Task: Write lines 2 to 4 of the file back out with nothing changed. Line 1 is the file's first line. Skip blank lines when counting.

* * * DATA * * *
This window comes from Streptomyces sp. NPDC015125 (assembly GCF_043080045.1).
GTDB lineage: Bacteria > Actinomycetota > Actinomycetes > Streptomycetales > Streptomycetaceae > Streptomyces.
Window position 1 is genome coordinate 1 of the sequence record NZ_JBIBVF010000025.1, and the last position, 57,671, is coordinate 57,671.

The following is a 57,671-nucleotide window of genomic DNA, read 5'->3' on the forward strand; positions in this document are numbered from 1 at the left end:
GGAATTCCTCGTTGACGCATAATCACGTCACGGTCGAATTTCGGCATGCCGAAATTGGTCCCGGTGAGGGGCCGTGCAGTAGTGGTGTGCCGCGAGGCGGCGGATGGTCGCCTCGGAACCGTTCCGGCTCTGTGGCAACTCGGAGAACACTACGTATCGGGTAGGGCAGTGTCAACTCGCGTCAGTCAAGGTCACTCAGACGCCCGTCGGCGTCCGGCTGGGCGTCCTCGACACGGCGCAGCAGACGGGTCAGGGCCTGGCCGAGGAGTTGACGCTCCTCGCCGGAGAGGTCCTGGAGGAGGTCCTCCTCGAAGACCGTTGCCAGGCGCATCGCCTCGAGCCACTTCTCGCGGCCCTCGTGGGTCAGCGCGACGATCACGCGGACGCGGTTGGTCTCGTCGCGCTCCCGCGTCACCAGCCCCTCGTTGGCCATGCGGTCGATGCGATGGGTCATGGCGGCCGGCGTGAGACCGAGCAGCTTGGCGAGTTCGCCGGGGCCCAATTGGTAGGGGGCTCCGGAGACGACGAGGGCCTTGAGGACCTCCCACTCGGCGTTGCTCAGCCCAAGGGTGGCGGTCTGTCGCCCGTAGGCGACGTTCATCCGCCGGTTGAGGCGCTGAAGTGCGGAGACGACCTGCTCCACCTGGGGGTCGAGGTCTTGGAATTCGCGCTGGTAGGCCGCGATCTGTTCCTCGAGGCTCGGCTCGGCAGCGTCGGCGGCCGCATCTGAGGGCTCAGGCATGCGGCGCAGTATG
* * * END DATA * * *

GTDB lineage: Bacteria > Actinomycetota > Actinomycetes > Streptomycetales > Streptomycetaceae > Streptomyces.
Window position 1 is genome coordinate 1 of the sequence record NZ_JBIBVF010000025.1, and the last position, 57,671, is coordinate 57,671.

The following is a 57,671-nucleotide window of genomic DNA, read 5'->3' on the forward strand; positions in this document are numbered from 1 at the left end: